Of the spices used for baking perhaps none is as intriguing as vanilla. Catching a vanilla aroma outside of a bakeshop or kitchen can start an appetite out of thin air for sweets. Vanilla is sexy and mysterious. How does something so essential to desserts come from such a humble little pod?

The history of vanilla

Vanilla's rich history being cultivated started with the Totonac people in what is now modern day Mexico. Cortez eventually found the orchid pods along with chocoalte and brought them back to Spain and gave it the name vanilla which means little pod.
The four main types of vanilla are Tahitian Vanilla (V. tahitensis), West Indian Vanilla (V. pompona) and the original vanilla that the others are derived from, Bourbon-Madacascar Vanilla and Mexican Vanilla (Vanilla planifolia). Note that Bourbon-Madacascar and Mexican Vanilla come from the same species. They taste slightly different due to regional environmental variations in climate and soil called terroir.

It wasn't until 1841 until a twelve year old slave on the island of Île Bourbon figured out how to pollinate vanilla orchids by hand using a long thin stick. This led to an explosion in vanilla production in the Madagascar, Mexico and Tahitian regions. Today most vanilla comes from Madagascar and Indonesia.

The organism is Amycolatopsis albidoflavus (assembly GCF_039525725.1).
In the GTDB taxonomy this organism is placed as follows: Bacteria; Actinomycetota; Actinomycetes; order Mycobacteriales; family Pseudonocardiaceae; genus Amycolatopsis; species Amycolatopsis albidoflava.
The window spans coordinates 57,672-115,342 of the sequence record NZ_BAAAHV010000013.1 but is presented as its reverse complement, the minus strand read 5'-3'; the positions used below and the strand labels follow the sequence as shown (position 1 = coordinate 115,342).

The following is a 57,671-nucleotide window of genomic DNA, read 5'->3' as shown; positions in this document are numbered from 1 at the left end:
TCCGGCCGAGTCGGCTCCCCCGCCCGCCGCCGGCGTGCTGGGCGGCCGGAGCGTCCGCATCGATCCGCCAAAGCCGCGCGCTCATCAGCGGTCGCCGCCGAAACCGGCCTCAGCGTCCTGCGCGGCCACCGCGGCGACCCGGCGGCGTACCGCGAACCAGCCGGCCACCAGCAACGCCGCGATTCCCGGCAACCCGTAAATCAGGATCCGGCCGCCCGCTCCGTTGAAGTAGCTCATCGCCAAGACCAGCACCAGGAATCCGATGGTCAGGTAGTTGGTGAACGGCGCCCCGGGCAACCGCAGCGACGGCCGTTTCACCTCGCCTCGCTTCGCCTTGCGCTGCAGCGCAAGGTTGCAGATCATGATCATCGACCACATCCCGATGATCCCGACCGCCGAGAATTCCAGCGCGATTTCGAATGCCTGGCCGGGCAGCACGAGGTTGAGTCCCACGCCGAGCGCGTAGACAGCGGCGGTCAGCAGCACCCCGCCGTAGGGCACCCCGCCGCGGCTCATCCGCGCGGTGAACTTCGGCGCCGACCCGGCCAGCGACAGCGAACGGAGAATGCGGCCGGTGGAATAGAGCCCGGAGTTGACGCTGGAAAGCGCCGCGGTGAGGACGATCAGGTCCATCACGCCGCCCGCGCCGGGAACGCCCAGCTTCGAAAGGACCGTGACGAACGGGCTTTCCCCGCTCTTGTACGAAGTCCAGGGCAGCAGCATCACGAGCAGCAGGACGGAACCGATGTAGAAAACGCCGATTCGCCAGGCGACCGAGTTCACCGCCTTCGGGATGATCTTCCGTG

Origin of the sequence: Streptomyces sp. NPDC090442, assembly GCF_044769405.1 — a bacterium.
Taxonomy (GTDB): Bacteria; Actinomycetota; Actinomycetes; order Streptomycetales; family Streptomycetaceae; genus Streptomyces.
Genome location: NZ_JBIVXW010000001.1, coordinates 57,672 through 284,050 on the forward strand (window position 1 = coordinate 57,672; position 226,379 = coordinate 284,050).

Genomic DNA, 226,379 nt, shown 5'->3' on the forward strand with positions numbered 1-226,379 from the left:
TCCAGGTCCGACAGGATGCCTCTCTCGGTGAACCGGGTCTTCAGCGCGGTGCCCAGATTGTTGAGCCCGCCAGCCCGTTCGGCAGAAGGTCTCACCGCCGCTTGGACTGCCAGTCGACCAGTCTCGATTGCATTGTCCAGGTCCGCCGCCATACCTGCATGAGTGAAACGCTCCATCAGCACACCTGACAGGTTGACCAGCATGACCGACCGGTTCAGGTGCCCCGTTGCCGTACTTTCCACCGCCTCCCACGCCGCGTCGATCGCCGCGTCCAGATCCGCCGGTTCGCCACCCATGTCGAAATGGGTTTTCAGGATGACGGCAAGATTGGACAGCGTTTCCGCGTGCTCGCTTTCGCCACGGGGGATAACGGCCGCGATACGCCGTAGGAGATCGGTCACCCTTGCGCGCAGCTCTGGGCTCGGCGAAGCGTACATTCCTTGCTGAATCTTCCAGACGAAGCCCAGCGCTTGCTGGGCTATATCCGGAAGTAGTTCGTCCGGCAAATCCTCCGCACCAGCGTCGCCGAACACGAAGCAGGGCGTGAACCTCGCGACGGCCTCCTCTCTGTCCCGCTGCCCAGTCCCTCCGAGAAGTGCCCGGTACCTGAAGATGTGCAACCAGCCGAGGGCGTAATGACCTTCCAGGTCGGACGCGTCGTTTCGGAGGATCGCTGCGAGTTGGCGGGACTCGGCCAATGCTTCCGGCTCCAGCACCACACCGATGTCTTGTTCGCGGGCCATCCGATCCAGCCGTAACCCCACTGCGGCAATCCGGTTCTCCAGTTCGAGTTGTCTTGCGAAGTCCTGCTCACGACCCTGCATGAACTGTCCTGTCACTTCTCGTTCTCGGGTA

Vanilla can be used in many ways

Vanilla pods produce a brownish black paste that is actually their tiny little seeds. The term French Vanilla refers to desserts prepared with this paste and having a strong vanilla flavor and aroma.

In the kitchen, vanilla can be used as a powder, a liquid extract that is usually the pod paste steeped in grain alcohol, or the pod paste can be scraped out of the pod and used directly. Vanilla pods are relatively expensive, costing around $6US each at the time of this writing. Due to this cost, many bakers choose imitation vanilla which still contains real vanilla's main flavor compound, vanillin. Vanillin is easily produced from wood pulp or coal tar and is considerably more affordable than real vanilla. Taste-wise it's not very far off from real vanilla either, according to this Cook's Illustrated test.

To get vanilla paste from a pod, place it on a cutting board and using the tip of a sharp knife, cut down the pod length-wise. Then split the pod open and scrape out the black paste with the sharp edge of the knife.

Vanilla pod paste works wonderfully in all sorts of sweet goods from Tia Maria to Vanilla Ice Cream. You can even make your own vanilla extract with them.

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